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WP should aim to win one-third of seats in Parliament: Pritam

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Workers' Party secretary-general says Singapore must aspire to a diverse Parliament

The Workers' Party (WP) should aim to contest and win one-third of the seats in Parliament in the medium term, said party secretary-general Pritam Singh.

He set this aim on Sunday, when he also urged party members to continue building on the "sensible approach of rational and responsible politics" established by Mr Low Thia Khiang, who retired as party secretary-general in April last year after 17 years at the helm.

Speaking at the WP Members' Forum 2019, Mr Singh said he believed Singapore must aspire towards a diverse Parliament with at least one-third of the elected seats in opposition hands.

"As a medium-term objective, the Workers' Party should aim to contest and win one-third of the seats in Parliament," he said.

The target is based on the party's past experience of attracting suitable candidates willing to stand in general elections, he said, adding that it was a high bar for a small party.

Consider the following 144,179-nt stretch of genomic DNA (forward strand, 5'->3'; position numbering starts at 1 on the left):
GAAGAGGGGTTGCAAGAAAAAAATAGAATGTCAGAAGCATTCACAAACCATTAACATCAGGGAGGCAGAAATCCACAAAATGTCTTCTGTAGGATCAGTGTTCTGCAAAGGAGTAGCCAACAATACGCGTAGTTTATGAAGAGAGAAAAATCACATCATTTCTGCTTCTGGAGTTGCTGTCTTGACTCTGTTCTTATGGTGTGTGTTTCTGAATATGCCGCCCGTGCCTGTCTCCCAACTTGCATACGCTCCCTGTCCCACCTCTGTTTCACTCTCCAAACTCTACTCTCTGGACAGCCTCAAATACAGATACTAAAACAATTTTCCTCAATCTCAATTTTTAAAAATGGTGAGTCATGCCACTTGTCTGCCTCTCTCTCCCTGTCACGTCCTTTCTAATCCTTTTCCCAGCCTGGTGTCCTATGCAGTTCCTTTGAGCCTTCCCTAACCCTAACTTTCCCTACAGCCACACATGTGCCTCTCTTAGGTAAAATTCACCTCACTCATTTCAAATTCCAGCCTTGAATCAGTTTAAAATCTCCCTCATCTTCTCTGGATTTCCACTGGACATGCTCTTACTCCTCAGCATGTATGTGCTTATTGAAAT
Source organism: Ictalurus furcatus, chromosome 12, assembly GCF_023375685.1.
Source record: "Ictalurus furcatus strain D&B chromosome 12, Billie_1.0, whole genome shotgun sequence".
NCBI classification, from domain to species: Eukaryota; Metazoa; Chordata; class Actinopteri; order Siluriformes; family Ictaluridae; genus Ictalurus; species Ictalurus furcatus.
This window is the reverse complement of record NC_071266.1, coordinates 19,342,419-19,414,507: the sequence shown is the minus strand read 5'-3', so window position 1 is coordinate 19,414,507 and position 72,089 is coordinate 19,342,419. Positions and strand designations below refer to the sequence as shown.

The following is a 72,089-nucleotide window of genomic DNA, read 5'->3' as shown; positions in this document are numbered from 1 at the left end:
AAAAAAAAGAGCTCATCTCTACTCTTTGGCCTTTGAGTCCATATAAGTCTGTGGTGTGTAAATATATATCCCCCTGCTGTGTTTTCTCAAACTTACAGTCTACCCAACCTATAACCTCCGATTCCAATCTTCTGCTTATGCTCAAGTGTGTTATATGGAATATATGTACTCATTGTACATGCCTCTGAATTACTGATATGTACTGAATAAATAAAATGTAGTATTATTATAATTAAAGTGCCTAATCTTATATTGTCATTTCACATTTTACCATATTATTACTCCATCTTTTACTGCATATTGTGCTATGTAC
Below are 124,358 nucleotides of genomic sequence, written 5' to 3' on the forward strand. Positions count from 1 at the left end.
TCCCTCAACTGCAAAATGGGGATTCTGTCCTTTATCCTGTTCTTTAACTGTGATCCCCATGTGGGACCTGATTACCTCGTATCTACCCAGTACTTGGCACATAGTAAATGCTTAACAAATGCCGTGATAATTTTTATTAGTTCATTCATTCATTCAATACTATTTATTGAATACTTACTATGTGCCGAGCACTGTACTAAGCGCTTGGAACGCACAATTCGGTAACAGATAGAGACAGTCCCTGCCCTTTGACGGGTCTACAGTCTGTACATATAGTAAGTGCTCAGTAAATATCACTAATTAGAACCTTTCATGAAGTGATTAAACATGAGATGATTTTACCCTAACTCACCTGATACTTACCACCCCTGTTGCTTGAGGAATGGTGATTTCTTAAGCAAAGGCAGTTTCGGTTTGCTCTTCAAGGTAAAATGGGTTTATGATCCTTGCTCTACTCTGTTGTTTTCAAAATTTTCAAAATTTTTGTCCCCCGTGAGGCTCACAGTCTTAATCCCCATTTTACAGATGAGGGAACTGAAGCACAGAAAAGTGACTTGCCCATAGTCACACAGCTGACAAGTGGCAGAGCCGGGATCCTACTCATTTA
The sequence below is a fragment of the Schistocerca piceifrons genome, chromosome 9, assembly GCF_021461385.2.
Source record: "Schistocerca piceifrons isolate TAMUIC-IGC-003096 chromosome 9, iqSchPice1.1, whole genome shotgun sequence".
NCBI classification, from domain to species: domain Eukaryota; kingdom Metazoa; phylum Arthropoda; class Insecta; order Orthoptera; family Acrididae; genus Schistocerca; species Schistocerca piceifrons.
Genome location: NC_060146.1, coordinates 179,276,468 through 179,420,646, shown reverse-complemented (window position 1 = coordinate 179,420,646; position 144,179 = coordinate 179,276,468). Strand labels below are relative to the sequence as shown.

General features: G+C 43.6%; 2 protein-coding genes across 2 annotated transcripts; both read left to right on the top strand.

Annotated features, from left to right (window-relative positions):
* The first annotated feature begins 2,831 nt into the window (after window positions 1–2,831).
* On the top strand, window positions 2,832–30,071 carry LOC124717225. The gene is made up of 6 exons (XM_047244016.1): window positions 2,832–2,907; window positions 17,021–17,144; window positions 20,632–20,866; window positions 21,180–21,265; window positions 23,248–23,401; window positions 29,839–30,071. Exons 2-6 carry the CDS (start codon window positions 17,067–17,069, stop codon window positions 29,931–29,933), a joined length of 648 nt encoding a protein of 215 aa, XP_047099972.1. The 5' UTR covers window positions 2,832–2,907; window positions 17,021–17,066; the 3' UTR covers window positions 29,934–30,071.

The WP currently has six out of the 89 seats in Parliament, with the People's Action Party (PAP) filling the remaining 83.

Mr Singh said the WP currently has only a "toe-hold in Parliament", given the margin of the result in Aljunied GRC, which it first won in 2011 with a 54.7 per cent vote majority and retained in 2015 with 50.95 per cent.

"The risk of a wipeout with no elected opposition represented by the Workers' Party is a real one," he said.

The desired political outcome of one-third opposition would be one that makes a government sensitive to the pulse of the people and their welfare, he said. It should also allow any ruling party to govern without gridlock while promoting political openness "that so many of us yearn for in Singapore".

This will give rise to a different type of politics that precipitates a Singapore that is caring and confident about the future, "not one that is framed by libel suit after libel suit against one's opponents, be they in politics or civil society".


He also told members the WP and other political parties are "only a tool to effect political change", and it is the public who must decide whether they want a representative and balanced Parliament to prevent a situation of "ownself check ownself".

Future party members would come from a variety of groups with different ideas on how to improve the welfare of Singaporeans. The WP's approach should be one with a sense of proportion, empathy and balance, and that takes in the context of a multiracial and multi-religious society.

As an opposition party, the WP has a role to play in supporting what it means to be Singaporean, Mr Singh said. This includes racial and religious harmony, national service and the importance of an incorruptible public service.

Singapore Politics